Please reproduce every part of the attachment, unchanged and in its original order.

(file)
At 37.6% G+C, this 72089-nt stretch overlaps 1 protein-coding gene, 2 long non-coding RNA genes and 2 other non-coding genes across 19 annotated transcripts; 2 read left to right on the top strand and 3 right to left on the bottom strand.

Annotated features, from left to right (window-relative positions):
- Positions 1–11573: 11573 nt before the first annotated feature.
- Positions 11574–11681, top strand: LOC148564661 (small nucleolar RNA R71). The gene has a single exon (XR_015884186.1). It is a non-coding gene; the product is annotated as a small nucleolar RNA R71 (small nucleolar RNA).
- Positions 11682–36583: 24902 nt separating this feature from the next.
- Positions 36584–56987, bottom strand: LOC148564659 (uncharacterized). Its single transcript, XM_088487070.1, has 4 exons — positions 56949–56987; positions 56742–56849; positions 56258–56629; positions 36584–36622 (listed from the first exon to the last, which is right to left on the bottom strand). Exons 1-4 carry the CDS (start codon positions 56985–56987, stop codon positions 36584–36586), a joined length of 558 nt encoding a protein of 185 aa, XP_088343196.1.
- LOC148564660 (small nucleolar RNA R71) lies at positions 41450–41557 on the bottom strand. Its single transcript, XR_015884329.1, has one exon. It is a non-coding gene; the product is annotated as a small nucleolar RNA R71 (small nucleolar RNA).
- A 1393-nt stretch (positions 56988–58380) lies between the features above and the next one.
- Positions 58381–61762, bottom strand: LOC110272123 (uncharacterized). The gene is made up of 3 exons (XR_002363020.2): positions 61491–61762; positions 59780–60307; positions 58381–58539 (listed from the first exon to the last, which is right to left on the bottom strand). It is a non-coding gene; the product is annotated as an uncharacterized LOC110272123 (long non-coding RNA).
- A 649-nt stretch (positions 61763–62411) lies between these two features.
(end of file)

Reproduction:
At 37.6% G+C, this 72089-nt stretch overlaps 1 protein-coding gene, 2 long non-coding RNA genes and 2 other non-coding genes across 19 annotated transcripts; 2 read left to right on the top strand and 3 right to left on the bottom strand.

Annotated features, from left to right (window-relative positions):
- Positions 1–11573: 11573 nt before the first annotated feature.
- Positions 11574–11681, top strand: LOC148564661 (small nucleolar RNA R71). The gene has a single exon (XR_015884186.1). It is a non-coding gene; the product is annotated as a small nucleolar RNA R71 (small nucleolar RNA).
- Positions 11682–36583: 24902 nt separating this feature from the next.
- Positions 36584–56987, bottom strand: LOC148564659 (uncharacterized). Its single transcript, XM_088487070.1, has 4 exons — positions 56949–56987; positions 56742–56849; positions 56258–56629; positions 36584–36622 (listed from the first exon to the last, which is right to left on the bottom strand). Exons 1-4 carry the CDS (start codon positions 56985–56987, stop codon positions 36584–36586), a joined length of 558 nt encoding a protein of 185 aa, XP_088343196.1.
- LOC148564660 (small nucleolar RNA R71) lies at positions 41450–41557 on the bottom strand. Its single transcript, XR_015884329.1, has one exon. It is a non-coding gene; the product is annotated as a small nucleolar RNA R71 (small nucleolar RNA).
- A 1393-nt stretch (positions 56988–58380) lies between the features above and the next one.
- Positions 58381–61762, bottom strand: LOC110272123 (uncharacterized). The gene is made up of 3 exons (XR_002363020.2): positions 61491–61762; positions 59780–60307; positions 58381–58539 (listed from the first exon to the last, which is right to left on the bottom strand). It is a non-coding gene; the product is annotated as an uncharacterized LOC110272123 (long non-coding RNA).
- A 649-nt stretch (positions 61763–62411) lies between these two features.